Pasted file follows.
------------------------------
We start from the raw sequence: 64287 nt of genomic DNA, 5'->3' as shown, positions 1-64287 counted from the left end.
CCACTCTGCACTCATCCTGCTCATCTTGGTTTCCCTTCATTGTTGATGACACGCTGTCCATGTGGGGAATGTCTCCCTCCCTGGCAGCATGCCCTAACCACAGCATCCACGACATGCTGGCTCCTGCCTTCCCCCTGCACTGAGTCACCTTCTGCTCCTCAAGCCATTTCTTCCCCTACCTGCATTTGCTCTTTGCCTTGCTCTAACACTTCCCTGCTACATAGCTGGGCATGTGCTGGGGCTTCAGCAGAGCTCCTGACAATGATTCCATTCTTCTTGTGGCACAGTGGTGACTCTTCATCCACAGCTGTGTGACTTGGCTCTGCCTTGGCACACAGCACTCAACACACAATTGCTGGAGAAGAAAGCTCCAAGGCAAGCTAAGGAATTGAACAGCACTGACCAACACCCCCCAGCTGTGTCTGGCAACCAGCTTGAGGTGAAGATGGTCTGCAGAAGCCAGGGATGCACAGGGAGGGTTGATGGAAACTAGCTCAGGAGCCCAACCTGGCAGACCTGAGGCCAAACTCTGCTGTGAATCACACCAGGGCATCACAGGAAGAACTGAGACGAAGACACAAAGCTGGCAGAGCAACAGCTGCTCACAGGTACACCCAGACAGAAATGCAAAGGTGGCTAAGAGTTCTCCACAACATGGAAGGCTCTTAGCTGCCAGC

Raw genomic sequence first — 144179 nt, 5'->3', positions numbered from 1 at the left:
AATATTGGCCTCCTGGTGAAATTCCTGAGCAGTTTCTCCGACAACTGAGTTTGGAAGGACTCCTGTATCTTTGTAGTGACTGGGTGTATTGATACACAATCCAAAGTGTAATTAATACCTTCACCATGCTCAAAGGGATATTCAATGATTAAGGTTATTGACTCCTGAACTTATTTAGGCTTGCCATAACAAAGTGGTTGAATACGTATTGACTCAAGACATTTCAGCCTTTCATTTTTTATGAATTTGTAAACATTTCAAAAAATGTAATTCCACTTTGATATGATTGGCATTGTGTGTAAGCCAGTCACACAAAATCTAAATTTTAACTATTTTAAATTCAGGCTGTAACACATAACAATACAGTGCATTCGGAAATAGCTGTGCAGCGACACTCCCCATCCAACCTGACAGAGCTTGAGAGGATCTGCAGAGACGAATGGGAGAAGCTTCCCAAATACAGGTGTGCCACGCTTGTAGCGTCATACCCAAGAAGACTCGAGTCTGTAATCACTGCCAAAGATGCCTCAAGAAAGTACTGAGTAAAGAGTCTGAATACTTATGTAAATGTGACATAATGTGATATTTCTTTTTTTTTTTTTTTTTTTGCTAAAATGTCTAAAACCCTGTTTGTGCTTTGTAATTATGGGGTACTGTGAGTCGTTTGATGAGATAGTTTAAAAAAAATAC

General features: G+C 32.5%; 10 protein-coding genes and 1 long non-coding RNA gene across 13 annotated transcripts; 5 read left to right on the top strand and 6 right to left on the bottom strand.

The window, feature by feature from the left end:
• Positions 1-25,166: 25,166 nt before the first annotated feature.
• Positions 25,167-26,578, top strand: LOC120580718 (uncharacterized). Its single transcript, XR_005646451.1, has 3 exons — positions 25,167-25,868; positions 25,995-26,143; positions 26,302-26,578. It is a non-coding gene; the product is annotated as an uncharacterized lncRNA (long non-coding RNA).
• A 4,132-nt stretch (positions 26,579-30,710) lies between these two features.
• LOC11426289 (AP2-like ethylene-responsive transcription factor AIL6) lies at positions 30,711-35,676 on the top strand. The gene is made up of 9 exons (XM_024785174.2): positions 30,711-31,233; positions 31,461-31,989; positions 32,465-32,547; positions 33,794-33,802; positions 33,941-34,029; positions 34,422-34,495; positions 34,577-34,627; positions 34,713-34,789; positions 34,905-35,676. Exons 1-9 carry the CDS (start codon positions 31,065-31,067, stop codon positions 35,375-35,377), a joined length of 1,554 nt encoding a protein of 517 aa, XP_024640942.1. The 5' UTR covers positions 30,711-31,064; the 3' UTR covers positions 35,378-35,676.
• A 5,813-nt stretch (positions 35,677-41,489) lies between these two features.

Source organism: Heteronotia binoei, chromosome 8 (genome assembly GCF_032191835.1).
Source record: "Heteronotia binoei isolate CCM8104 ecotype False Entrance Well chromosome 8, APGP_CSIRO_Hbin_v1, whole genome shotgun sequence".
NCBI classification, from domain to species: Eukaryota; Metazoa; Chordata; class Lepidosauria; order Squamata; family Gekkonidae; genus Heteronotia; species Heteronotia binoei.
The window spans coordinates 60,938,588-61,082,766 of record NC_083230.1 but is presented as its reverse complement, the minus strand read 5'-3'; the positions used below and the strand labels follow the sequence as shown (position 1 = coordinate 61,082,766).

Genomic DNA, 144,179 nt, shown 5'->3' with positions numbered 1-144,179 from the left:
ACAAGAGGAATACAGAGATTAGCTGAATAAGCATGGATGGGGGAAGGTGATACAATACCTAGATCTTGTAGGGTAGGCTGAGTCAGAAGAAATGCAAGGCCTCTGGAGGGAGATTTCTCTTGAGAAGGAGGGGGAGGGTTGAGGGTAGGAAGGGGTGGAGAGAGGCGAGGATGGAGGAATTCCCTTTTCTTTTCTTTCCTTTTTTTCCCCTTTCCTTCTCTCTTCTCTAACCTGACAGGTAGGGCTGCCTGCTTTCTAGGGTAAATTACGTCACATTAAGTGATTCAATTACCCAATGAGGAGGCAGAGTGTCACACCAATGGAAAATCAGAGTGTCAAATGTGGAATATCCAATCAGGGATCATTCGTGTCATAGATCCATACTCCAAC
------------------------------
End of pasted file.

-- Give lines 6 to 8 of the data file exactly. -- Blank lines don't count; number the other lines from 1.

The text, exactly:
The window, feature by feature from the left end:
• Positions 1-25,166: 25,166 nt before the first annotated feature.
• Positions 25,167-26,578, top strand: LOC120580718 (uncharacterized). Its single transcript, XR_005646451.1, has 3 exons — positions 25,167-25,868; positions 25,995-26,143; positions 26,302-26,578. It is a non-coding gene; the product is annotated as an uncharacterized lncRNA (long non-coding RNA).